Maddie Harrell | Mustang News

In a lineup full of big names, junior catcher and outfielder Collin Villegas has proven that he deserves recognition for his impact on the Cal Poly baseball team. 

“When you talk about value, he brings so much value to the team,” sophomore first baseman Joe Yorke said. “He’s been our big RBI guy this year; in clutch situations, he’s able to get the job done.”

The junior college transfer lost his starting job in game one, but the RBI machine has worked his way back into the middle of the lineup after a midseason position change. 

Yorke, senior third baseman Tate Samuelson and highly-touted MLB prospect Brooks Lee have been staple names for Cal Poly baseball fans over the last couple of years; yet, Villegas has burst onto the scene in 2022 to help Cal Poly reach a 35-20 record and second place in the Big West Conference. 

“He’s just willing to fill every role: come off the bench to get a big pinch-hit, he’s done it, late-game big hits, he’s done it,” Yorke said. “He’s not afraid of the big moment.” 

Villegas is batting .289 with 50 hits, 25 for extra bases and four home runs. He has driven in 40 runs and is slugging .491, with most of his 163 at-bats in the middle of the lineup. 

“When he’s in the lineup, he’s a very tough kid… and he earned his spot in the offensive lineup, whether that was at his natural position of the catcher or in the outfield,” head coach Larry Lee said.

From junior college to Division-I

Villegas grew up in Tustin, California and played baseball at Beckman High School in Irvine, California, where he was named on the All-Irvine City team. From high school, Villegas went to play ball at Concordia University Irvine. But, he didn’t stay for more than a year, transferring to Irvine Valley College as a sophomore. 

At Irvine Valley College, Villegas hit .349 in 21 games with six doubles, two triples, a pair of home runs and 17 RBIs with three steals as a catcher. This season caught the eye of Coach Lee and the Mustangs.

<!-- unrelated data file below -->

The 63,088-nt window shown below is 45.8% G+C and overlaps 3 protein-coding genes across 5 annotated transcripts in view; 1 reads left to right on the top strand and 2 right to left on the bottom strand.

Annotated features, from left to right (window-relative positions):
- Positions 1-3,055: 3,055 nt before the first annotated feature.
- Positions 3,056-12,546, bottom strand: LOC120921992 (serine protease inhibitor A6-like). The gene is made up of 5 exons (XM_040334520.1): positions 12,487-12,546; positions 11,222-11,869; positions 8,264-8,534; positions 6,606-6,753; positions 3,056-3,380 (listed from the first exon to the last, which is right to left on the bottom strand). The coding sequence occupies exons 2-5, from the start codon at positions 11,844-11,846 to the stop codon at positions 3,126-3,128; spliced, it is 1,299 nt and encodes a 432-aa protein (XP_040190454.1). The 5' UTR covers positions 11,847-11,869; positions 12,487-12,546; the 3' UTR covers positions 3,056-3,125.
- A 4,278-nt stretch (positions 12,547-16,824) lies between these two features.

According to Villegas, the transition from junior college to Division I baseball was difficult. 

“It was hard,” Villegas said. “When you get here, everyone is at your level and you have to take everything with a grain of salt. Last year was a little more difficult because it was the first time being at the Division-I level, but now I am kind of used to it.”

Last year, he said he did not see too much time on the field but “stuck to the plan” and entered fall camp ready to win the starting catcher position. 

“This fall and winter, he earned the starting job behind the plate through his hard work and dedication,” Yorke said. 

An unexpected change

Villegas was behind the plate in the first game of the season against Washington University when things did not go his way. He let up a couple of pass balls in the top half of the first, one of which led to a run. After just an inning of work, Coach Lee decided to move Villegas out from behind the plate. 

“It sucked,” Villegas said. “The season didn’t start out as I wanted, but I just stuck to my plan. Coach Lee puts the best lineup up to give us a chance to win the game, and if your name isn’t on it, you just have to support your teammates that are in the lineup.” 

Villegas was in-and-out of the lineup for the next couple of weeks. He pinch-hit, played some outfield and came in at catcher at the end of games but was not an everyday starter.

“I definitely just leaned on my teammates,” Villegas said. “Those are the guys I love the most and they always have my back.”